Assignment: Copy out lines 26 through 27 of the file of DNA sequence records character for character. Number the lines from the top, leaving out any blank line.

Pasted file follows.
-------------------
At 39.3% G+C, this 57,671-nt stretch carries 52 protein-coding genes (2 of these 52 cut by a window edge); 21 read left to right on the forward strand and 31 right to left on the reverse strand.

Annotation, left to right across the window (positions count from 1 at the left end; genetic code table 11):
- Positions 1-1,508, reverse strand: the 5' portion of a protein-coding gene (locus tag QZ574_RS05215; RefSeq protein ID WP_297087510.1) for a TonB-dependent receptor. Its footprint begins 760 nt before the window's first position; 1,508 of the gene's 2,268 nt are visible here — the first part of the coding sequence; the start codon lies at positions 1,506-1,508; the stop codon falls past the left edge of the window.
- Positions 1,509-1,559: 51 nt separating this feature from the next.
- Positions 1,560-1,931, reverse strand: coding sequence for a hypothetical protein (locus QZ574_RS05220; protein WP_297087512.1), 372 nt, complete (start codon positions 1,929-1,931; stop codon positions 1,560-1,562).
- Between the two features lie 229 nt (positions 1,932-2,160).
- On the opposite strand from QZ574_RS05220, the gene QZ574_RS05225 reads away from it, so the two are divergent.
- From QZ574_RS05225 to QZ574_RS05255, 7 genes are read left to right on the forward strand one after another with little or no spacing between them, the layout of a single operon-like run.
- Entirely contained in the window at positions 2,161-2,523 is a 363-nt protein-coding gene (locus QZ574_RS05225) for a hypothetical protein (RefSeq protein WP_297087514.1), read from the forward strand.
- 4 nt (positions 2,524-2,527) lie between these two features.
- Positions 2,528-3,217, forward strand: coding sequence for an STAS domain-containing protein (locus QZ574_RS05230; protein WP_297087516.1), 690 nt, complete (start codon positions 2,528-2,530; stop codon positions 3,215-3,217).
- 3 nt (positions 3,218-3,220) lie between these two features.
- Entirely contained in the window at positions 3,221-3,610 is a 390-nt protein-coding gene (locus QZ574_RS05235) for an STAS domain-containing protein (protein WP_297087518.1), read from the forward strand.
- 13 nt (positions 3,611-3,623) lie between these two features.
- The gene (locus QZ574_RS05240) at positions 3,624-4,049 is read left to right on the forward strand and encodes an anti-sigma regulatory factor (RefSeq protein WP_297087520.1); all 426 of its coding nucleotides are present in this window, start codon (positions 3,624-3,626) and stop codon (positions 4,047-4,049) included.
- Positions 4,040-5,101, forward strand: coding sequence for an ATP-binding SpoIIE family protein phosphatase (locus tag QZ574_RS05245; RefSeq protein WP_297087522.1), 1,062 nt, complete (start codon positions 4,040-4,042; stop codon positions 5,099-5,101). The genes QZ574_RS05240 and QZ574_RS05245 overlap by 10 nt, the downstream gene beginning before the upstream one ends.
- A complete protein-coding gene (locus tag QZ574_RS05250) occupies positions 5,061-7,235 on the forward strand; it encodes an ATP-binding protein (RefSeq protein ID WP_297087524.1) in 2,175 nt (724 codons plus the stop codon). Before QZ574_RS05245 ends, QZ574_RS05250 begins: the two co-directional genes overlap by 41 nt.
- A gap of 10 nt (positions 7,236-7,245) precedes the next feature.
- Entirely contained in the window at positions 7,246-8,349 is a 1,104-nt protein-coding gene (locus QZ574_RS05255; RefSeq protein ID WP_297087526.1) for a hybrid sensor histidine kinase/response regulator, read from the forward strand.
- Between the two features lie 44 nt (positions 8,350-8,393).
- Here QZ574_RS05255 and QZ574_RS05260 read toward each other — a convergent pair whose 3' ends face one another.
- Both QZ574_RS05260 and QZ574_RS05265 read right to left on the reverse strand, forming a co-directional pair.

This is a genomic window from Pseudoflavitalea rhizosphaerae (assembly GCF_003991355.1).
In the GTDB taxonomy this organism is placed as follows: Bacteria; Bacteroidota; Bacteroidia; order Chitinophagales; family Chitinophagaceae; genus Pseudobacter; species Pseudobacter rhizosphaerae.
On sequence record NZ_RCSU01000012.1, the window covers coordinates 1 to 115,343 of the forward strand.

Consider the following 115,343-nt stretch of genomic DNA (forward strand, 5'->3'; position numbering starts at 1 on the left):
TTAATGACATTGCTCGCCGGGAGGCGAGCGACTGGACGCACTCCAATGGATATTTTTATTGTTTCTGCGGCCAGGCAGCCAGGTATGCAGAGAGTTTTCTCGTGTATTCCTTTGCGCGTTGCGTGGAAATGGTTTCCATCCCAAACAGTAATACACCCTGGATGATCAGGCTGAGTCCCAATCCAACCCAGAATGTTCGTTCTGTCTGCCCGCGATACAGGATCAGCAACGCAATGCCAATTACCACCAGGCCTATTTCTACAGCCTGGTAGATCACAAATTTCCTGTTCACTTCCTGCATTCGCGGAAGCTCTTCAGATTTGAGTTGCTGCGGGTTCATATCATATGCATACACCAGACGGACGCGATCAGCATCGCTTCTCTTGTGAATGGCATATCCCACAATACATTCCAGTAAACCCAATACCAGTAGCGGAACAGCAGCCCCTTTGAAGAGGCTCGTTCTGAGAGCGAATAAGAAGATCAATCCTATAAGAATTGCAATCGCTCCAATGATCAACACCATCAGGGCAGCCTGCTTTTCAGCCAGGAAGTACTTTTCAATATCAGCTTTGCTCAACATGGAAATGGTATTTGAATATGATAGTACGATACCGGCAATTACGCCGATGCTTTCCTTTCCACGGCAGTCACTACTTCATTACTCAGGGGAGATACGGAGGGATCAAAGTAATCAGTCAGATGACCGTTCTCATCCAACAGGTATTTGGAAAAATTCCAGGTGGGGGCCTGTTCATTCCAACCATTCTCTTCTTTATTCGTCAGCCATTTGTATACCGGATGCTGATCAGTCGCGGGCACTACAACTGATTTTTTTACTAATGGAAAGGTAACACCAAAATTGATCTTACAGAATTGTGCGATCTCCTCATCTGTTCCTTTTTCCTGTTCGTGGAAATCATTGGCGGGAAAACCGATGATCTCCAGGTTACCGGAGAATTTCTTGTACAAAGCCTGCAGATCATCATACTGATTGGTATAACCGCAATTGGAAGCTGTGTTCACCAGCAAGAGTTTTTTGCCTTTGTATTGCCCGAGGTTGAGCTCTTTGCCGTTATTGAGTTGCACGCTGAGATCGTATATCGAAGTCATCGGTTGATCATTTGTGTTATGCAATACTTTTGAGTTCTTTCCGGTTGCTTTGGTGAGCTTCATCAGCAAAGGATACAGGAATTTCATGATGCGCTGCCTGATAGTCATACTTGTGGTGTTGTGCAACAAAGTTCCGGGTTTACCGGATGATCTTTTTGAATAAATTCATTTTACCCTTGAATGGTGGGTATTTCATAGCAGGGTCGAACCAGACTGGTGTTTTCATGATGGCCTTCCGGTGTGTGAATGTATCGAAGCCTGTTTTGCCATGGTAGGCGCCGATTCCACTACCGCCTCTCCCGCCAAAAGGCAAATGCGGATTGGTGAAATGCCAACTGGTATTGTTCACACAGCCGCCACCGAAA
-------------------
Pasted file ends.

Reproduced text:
Consider the following 115,343-nt stretch of genomic DNA (forward strand, 5'->3'; position numbering starts at 1 on the left):
TTAATGACATTGCTCGCCGGGAGGCGAGCGACTGGACGCACTCCAATGGATATTTTTATTGTTTCTGCGGCCAGGCAGCCAGGTATGCAGAGAGTTTTCTCGTGTATTCCTTTGCGCGTTGCGTGGAAATGGTTTCCATCCCAAACAGTAATACACCCTGGATGATCAGGCTGAGTCCCAATCCAACCCAGAATGTTCGTTCTGTCTGCCCGCGATACAGGATCAGCAACGCAATGCCAATTACCACCAGGCCTATTTCTACAGCCTGGTAGATCACAAATTTCCTGTTCACTTCCTGCATTCGCGGAAGCTCTTCAGATTTGAGTTGCTGCGGGTTCATATCATATGCATACACCAGACGGACGCGATCAGCATCGCTTCTCTTGTGAATGGCATATCCCACAATACATTCCAGTAAACCCAATACCAGTAGCGGAACAGCAGCCCCTTTGAAGAGGCTCGTTCTGAGAGCGAATAAGAAGATCAATCCTATAAGAATTGCAATCGCTCCAATGATCAACACCATCAGGGCAGCCTGCTTTTCAGCCAGGAAGTACTTTTCAATATCAGCTTTGCTCAACATGGAAATGGTATTTGAATATGATAGTACGATACCGGCAATTACGCCGATGCTTTCCTTTCCACGGCAGTCACTACTTCATTACTCAGGGGAGATACGGAGGGATCAAAGTAATCAGTCAGATGACCGTTCTCATCCAACAGGTATTTGGAAAAATTCCAGGTGGGGGCCTGTTCATTCCAACCATTCTCTTCTTTATTCGTCAGCCATTTGTATACCGGATGCTGATCAGTCGCGGGCACTACAACTGATTTTTTTACTAATGGAAAGGTAACACCAAAATTGATCTTACAGAATTGTGCGATCTCCTCATCTGTTCCTTTTTCCTGTTCGTGGAAATCATTGGCGGGAAAACCGATGATCTCCAGGTTACCGGAGAATTTCTTGTACAAAGCCTGCAGATCATCATACTGATTGGTATAACCGCAATTGGAAGCTGTGTTCACCAGCAAGAGTTTTTTGCCTTTGTATTGCCCGAGGTTGAGCTCTTTGCCGTTATTGAGTTGCACGCTGAGATCGTATATCGAAGTCATCGGTTGATCATTTGTGTTATGCAATACTTTTGAGTTCTTTCCGGTTGCTTTGGTGAGCTTCATCAGCAAAGGATACAGGAATTTCATGATGCGCTGCCTGATAGTCATACTTGTGGTGTTGTGCAACAAAGTTCCGGGTTTACCGGATGATCTTTTTGAATAAATTCATTTTACCCTTGAATGGTGGGTATTTCATAGCAGGGTCGAACCAGACTGGTGTTTTCATGATGGCCTTCCGGTGTGTGAATGTATCGAAGCCTGTTTTGCCATGGTAGGCGCCGATTCCACTACCGCCTCTCCCGCCAAAAGGCAAATGCGGATTGGTGAAATGCCAACTGGTATTGTTCACACAGCCGCCACCGAAA